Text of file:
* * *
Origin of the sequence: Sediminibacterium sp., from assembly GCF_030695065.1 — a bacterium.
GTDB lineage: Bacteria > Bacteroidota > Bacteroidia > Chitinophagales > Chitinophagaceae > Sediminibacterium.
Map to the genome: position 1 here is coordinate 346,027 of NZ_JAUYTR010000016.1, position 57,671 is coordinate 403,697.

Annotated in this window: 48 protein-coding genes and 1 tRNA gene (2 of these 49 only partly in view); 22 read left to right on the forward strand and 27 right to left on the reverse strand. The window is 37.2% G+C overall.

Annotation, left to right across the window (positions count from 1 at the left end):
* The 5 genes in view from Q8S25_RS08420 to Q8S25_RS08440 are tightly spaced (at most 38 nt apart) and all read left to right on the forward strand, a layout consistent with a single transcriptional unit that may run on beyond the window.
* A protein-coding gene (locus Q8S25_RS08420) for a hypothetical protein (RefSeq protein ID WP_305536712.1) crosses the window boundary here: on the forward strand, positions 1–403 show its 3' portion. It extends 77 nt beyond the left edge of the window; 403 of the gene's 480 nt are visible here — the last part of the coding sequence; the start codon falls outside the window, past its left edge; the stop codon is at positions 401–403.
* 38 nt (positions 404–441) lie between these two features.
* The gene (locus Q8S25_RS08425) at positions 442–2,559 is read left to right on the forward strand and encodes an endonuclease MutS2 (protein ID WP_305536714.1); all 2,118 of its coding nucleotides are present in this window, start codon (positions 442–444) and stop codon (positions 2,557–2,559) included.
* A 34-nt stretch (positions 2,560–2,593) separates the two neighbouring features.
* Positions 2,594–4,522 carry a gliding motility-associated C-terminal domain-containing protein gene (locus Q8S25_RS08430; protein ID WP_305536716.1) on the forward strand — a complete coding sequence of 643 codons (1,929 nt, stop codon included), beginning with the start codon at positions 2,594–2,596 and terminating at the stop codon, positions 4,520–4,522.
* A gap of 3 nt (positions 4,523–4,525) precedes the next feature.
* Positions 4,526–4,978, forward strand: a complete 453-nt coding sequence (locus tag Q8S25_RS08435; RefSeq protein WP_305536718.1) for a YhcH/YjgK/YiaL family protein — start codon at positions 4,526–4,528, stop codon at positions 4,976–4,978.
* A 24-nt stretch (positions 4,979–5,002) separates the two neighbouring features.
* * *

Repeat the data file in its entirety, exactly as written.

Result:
Origin of the sequence: Sediminibacterium sp., from assembly GCF_030695065.1 — a bacterium.
GTDB lineage: Bacteria > Bacteroidota > Bacteroidia > Chitinophagales > Chitinophagaceae > Sediminibacterium.
Map to the genome: position 1 here is coordinate 346,027 of NZ_JAUYTR010000016.1, position 57,671 is coordinate 403,697.

Annotated in this window: 48 protein-coding genes and 1 tRNA gene (2 of these 49 only partly in view); 22 read left to right on the forward strand and 27 right to left on the reverse strand. The window is 37.2% G+C overall.

Annotation, left to right across the window (positions count from 1 at the left end):
* The 5 genes in view from Q8S25_RS08420 to Q8S25_RS08440 are tightly spaced (at most 38 nt apart) and all read left to right on the forward strand, a layout consistent with a single transcriptional unit that may run on beyond the window.
* A protein-coding gene (locus Q8S25_RS08420) for a hypothetical protein (RefSeq protein ID WP_305536712.1) crosses the window boundary here: on the forward strand, positions 1–403 show its 3' portion. It extends 77 nt beyond the left edge of the window; 403 of the gene's 480 nt are visible here — the last part of the coding sequence; the start codon falls outside the window, past its left edge; the stop codon is at positions 401–403.
* 38 nt (positions 404–441) lie between these two features.
* The gene (locus Q8S25_RS08425) at positions 442–2,559 is read left to right on the forward strand and encodes an endonuclease MutS2 (protein ID WP_305536714.1); all 2,118 of its coding nucleotides are present in this window, start codon (positions 442–444) and stop codon (positions 2,557–2,559) included.
* A 34-nt stretch (positions 2,560–2,593) separates the two neighbouring features.
* Positions 2,594–4,522 carry a gliding motility-associated C-terminal domain-containing protein gene (locus Q8S25_RS08430; protein ID WP_305536716.1) on the forward strand — a complete coding sequence of 643 codons (1,929 nt, stop codon included), beginning with the start codon at positions 2,594–2,596 and terminating at the stop codon, positions 4,520–4,522.
* A gap of 3 nt (positions 4,523–4,525) precedes the next feature.
* Positions 4,526–4,978, forward strand: a complete 453-nt coding sequence (locus tag Q8S25_RS08435; RefSeq protein WP_305536718.1) for a YhcH/YjgK/YiaL family protein — start codon at positions 4,526–4,528, stop codon at positions 4,976–4,978.
* A 24-nt stretch (positions 4,979–5,002) separates the two neighbouring features.